Dr. Ashley Perrott

The most impactful aspect of the new clinic Novant Health is opening in Winston-Salem is the ZIP code it’s serving, said Dr. Ashley Perrott, a family physician with Novant Health Salem Family Medicine and senior physician executive for the Community Health and Wellness Institute.

Winston-Salem’s 27105 is 58% African American, 19% Latino and 19% white. Its residents have the highest concentration of chronic disease in Forsyth County, with high blood pressure, obesity, diabetes and high cholesterol being among the most prevalent.

“These conditions contribute mightily to chronic health conditions that can lead to a diminished quality of life and premature death,” Perrott said.

The average family income in 27105 is significantly less than the national average of $70,000. Nearly 30% of residents live below the poverty line — about double the rate elsewhere in Winston-Salem.

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So, the new Intergenerational Center for Arts and Wellness Center that Senior Services, Inc. and partners are opening is a bonus for the neighborhood. Senior Services is a nonprofit designed “to help older adults remain at home for as long as possible and to help age with dignity and live with purpose.”

“We’re in a unique location,” said T. Lee Covington, Senior Services’ president and CEO. “To the west is one of the most affluent areas in the city. To the east and south are historically marginalized populations … living with limited resources.”

It’s also a food desert, so access to fresh produce is often challenging. The new center directly addresses that issue. “We love that the food bank is partnered with us,” said Perrott. “This building amplifies our ability to talk about choosing fresh fruits and vegetables over starches. After we have that conversation with a patient, we can refer them around the corner to … easily access those foods.”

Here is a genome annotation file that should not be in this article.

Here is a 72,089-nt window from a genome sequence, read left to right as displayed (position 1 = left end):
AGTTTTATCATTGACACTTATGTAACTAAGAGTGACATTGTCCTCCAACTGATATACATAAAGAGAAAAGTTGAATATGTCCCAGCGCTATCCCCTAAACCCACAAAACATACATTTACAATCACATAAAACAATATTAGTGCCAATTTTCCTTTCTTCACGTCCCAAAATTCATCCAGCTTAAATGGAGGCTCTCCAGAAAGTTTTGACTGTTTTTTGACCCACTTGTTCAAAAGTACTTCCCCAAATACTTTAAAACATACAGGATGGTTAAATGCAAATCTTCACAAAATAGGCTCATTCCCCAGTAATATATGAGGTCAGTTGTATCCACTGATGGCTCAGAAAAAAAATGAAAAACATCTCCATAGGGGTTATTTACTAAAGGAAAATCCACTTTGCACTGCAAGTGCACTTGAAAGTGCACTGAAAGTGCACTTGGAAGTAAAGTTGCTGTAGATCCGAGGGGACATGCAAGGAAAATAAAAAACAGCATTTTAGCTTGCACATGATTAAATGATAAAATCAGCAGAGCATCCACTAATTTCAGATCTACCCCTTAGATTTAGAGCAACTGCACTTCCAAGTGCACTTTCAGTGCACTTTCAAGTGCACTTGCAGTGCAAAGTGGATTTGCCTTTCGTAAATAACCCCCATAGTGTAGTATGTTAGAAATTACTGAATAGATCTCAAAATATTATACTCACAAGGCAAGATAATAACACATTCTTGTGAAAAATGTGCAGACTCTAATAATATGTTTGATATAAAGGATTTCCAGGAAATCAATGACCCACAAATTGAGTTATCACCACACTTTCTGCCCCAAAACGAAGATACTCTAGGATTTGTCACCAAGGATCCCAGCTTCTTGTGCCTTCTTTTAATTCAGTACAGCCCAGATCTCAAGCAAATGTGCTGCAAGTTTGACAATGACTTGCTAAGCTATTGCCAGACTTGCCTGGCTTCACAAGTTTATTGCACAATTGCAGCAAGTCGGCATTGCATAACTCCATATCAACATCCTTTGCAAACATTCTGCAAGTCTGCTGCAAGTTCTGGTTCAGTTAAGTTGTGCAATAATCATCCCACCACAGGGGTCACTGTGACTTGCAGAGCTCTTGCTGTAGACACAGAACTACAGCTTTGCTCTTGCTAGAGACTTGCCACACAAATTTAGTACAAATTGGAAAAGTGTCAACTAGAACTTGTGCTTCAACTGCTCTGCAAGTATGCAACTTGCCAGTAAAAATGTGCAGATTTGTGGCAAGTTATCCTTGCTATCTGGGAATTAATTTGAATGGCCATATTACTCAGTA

Novant Health’s clinic will occupy 2,800 square feet of the 62,500 square foot center, located on a 10-acre campus that has three entrances – from Shorefair Drive, W. 30th Steet and Millbrook Drive. Take a virtual tour.

Not just for seniors

Despite Senior Services leading this effort, the center is not just for people 60 and older, Perrott said.

“The Intergenerational Center for Arts and Wellness is a community resource for all,” she said. “Senior Services owns the building, but they’ve been very clear that the center is for everyone.”

Among other services, the building offers:

  • An adult day center
  • A primary care clinic (appointments should be made in advance)
  • Same-day sick care through the primary care clinic

Novant Health led a community needs assessment that showed comprehensive diabetic care is a tremendous need in the area. So, diabetes education (and medication), nutrition counseling and limb preservation will be among services offered.

“A large risk factor for vascular disease and amputation is diabetes control,” Perrott said. “A lot of patients in this area suffer after an amputation and don’t have easy access to follow-up care.”

All the healthcare services offered are aimed at attacking the chronic conditions plaguing many in this area. Novant Health’s team at the new center is prepared. A lot of research has gone into identifying the biggest health concerns, such as cardiovascular disease and diabetes, in this population.

The clinic will open in November and operate weekdays from 8 a.m. to 5 p.m. to serve patients – pediatric, adult and geriatric – regardless of their ability to pay.

Overcoming resistance